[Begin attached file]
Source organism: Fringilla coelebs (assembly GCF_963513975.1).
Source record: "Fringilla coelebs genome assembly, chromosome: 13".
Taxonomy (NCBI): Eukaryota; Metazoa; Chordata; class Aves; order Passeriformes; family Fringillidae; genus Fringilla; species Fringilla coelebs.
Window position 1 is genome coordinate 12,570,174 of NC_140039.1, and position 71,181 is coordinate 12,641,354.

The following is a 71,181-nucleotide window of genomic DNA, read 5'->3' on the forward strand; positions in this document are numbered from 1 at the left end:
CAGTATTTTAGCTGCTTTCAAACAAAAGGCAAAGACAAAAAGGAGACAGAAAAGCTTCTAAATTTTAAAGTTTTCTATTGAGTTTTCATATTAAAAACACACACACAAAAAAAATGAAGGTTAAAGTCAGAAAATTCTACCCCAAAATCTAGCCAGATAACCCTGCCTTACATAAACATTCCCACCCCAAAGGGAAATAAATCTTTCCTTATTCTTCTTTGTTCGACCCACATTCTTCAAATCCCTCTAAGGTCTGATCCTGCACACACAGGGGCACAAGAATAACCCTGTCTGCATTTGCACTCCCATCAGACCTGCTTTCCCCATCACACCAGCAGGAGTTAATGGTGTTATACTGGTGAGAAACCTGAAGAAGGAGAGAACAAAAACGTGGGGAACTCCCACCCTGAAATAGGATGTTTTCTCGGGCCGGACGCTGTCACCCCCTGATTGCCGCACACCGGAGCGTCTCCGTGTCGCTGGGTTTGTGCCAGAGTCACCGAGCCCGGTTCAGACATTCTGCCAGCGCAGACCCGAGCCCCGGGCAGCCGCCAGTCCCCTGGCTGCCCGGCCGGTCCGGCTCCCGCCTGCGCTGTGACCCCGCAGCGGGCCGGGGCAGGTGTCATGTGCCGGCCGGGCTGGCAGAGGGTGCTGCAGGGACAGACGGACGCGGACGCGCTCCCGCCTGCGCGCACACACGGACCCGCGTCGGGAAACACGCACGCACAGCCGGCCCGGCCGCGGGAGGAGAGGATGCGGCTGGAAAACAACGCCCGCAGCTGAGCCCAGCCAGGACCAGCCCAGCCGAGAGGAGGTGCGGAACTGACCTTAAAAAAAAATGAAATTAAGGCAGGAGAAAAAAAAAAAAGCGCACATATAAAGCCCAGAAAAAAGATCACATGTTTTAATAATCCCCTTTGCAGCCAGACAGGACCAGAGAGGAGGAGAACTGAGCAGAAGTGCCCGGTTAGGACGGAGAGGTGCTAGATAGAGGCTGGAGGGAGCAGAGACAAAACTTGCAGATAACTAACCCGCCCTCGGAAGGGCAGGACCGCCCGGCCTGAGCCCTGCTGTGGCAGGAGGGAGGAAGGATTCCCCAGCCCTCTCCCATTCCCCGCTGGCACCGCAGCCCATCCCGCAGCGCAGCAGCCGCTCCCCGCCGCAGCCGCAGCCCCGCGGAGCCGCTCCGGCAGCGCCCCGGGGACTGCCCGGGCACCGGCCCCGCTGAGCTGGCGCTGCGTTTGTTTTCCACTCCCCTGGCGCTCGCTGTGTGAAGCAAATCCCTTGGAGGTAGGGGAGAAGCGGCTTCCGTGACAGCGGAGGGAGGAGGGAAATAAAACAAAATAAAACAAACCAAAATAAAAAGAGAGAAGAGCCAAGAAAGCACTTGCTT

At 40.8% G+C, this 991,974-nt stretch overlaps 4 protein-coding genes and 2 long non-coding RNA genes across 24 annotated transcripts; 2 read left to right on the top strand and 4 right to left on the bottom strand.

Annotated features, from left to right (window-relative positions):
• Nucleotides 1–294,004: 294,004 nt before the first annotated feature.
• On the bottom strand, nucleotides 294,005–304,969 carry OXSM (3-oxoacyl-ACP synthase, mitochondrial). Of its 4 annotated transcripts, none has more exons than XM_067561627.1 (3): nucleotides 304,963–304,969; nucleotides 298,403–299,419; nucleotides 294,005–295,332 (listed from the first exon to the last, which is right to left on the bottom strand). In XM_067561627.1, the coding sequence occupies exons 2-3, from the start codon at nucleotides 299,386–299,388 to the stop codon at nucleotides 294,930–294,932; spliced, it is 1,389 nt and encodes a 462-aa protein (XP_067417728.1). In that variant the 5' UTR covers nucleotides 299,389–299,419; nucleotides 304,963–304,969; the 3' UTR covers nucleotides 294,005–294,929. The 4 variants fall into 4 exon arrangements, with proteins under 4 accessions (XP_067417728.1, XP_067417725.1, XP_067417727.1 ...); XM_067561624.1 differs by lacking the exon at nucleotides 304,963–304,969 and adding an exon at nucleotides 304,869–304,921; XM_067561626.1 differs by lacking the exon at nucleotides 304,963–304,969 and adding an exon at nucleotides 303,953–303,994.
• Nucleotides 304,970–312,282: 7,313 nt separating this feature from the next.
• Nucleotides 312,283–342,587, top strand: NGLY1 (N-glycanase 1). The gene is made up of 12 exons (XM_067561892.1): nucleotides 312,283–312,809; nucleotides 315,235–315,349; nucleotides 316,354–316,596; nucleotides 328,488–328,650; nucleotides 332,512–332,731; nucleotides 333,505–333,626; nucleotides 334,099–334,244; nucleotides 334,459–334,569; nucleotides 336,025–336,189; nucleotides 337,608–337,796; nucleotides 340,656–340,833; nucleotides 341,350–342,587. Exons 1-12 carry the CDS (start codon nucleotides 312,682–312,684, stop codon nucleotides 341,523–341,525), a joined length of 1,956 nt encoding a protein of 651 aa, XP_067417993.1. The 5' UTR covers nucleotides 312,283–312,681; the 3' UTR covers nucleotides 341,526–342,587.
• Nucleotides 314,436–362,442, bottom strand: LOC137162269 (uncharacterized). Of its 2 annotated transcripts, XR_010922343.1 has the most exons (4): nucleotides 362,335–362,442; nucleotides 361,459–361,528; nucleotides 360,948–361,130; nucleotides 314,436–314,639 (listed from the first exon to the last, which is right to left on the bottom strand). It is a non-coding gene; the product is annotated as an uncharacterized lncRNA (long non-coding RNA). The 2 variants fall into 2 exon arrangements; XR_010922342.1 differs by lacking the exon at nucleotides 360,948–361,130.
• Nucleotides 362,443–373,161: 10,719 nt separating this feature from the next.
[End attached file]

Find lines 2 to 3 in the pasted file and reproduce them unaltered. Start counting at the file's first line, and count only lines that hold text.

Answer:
Source record: "Fringilla coelebs genome assembly, chromosome: 13".
Taxonomy (NCBI): Eukaryota; Metazoa; Chordata; class Aves; order Passeriformes; family Fringillidae; genus Fringilla; species Fringilla coelebs.